“Vegetation is the heart of the earth. Almost half of Earth’s terrestrial surface including most of the western US is covered by drylands. These ecosystems are continuously changing due to fires, grazing, grass invasion and many other anthropocentric and climate driven disturbances. We need ways to measure those changes so that we can take action,” says Nayani Ilangakoon, a doctoral student in the Department of Geosciences.
Nayani is part of a research group led by Nancy Glenn, a geosciences professor and the head of the Boise Center Aerospace Laboratory (BCAL), which does research applying remote sensing technology to the environment. BCAL’s research documents Idaho’s changing landscapes and helps to enable land managers to make decisions about how best to preserve and restore the ecosystems there.
When Nayani first started her Ph.D. program in BCAL, the lab was using point data from a lidar (light detection and ranging) system on a NASA-funded terrestrial ecology project. When Nayani learned NASA would be collecting full waveform lidar data, she realized it could be the start of an even bigger project.
Nayani proposed the project to NASA, knowing that NASA planned to expand the program to the International Space Station and, eventually, a dedicated satellite mission. When Nayani was awarded a NASA Earth and Space Science Fellowship in 2017, the project to use full-waveform lidar data for assessing the condition of vegetation in Idaho’s drylands was launched. Lidar measures the time it takes laser pulses shot from an airborne sensor to return to the sensor, which then generates a “squiggly line” of data for analysis.
However, when the team ran into an issue as they tried to scale up from small test areas to much larger landscapes, they reached out to Cathie Olschanowsky, a professor in the Department of Computer Science, and the team she heads up in the Adapt Lab. The Adapt Lab’s research deals with making applications run faster and with less memory overhead on high performance computing systems like Boise State’s own compute cluster, R2.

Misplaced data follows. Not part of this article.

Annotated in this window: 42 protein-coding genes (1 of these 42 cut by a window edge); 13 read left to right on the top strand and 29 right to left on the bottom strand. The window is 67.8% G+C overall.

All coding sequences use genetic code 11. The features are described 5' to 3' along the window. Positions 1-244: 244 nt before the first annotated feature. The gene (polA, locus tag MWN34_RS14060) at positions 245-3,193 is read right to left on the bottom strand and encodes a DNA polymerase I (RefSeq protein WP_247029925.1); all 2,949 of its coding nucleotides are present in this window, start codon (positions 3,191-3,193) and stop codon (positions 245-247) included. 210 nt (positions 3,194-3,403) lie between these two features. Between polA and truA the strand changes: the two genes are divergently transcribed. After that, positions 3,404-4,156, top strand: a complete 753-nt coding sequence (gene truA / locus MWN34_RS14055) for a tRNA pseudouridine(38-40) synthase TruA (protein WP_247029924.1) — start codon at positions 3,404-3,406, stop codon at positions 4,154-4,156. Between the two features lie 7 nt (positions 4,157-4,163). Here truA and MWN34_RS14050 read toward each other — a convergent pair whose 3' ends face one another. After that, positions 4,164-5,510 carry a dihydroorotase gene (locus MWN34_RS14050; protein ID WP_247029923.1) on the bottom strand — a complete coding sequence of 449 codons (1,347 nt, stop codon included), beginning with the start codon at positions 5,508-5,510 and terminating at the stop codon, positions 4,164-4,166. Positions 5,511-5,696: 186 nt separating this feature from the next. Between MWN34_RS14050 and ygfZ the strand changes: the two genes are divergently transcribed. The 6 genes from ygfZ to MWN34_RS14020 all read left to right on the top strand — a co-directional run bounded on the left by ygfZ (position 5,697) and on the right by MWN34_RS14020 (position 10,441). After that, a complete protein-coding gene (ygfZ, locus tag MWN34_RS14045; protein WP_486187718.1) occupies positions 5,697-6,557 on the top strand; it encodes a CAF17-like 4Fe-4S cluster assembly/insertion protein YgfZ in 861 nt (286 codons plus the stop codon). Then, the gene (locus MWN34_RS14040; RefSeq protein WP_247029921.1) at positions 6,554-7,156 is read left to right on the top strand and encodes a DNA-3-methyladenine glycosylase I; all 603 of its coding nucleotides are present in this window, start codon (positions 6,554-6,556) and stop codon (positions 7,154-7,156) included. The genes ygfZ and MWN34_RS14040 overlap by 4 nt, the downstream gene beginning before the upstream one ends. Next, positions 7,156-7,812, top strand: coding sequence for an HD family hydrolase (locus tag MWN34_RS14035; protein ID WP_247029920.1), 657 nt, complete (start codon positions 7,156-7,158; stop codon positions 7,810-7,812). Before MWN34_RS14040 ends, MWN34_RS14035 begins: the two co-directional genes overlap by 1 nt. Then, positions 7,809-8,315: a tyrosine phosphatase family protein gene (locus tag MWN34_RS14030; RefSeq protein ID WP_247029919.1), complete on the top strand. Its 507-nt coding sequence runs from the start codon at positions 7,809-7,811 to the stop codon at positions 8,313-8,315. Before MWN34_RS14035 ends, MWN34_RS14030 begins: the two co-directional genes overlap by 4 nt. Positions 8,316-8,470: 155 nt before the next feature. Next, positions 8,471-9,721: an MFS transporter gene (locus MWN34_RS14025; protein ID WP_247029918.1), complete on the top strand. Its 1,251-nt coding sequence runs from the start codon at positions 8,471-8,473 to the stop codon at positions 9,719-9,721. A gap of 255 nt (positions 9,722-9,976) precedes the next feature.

Olschanowsky organized a team of undergraduate computer science students. The original student member of the team, Ravishankar, rewrote the software used in the lidar analysis with a performance-oriented approach. The team has changed over time and has included senior design students, first-year students, and a high school student, all interested in computational research. These computer science team members gain important experience collaborating with other domain scientists to produce an efficient and useful tool that solves research problems in both geosciences and computer science.
“What I really like is getting computer science students participating in domain science research so they aren’t siloed and they get that experience of having to understand someone else’s scientific language,” says Olschanowsky.
Currently, this collaborative work is done on R2, which provides the computational power necessary to effectively analyze the lidar data.
“My desktop computer had only 4 cores and one lidar file took days to process. Then I reached out to Research Computing team. They helped me to get access, to write bash scripts, transfer data and most importantly to use multiple nodes and many cores efficiently in R2. Things that took me days could finish in half days or less,” Nayani says.
Working together, the two labs may be able to push the limits of processing Nayani’s lidar datasets to 238 square kilometers (92 square miles) at a time. As it scales, their work has exciting future applications beyond the current project. In particular, a NASA team at NASA’s Goddard Space Flight Center is interested in implementing the optimization solutions the Adapt Lab is working on for use with their own data.
At the same time, NASA’s SnowEx project has taken an interest in the algorithms that Nayani has developed for processing lidar data and sees opportunity for their application to that project. Nayani is also working with code from a lidar platform on the International Space Station called the Global Ecosystem Dynamics Investigation (GEDI) in order to see how the platform will work when used for scanning landscapes outside of its intended scope, and to see if her algorithms can be applied to it.
As can be seen, this collaborative research focusing on Idaho’s drylands right now may one day help us assess the whole globe.
To learn more, go to the software Github page: Adapt Lidar Tools. The Adapt Lab team will be presenting their work at the eScience conference in September. You can check out their conference paper when it’s published at the conference website.
For more information on how the Research Computing team can assist with research needs, email firstname.lastname@example.org.
– Story by Forrest Burt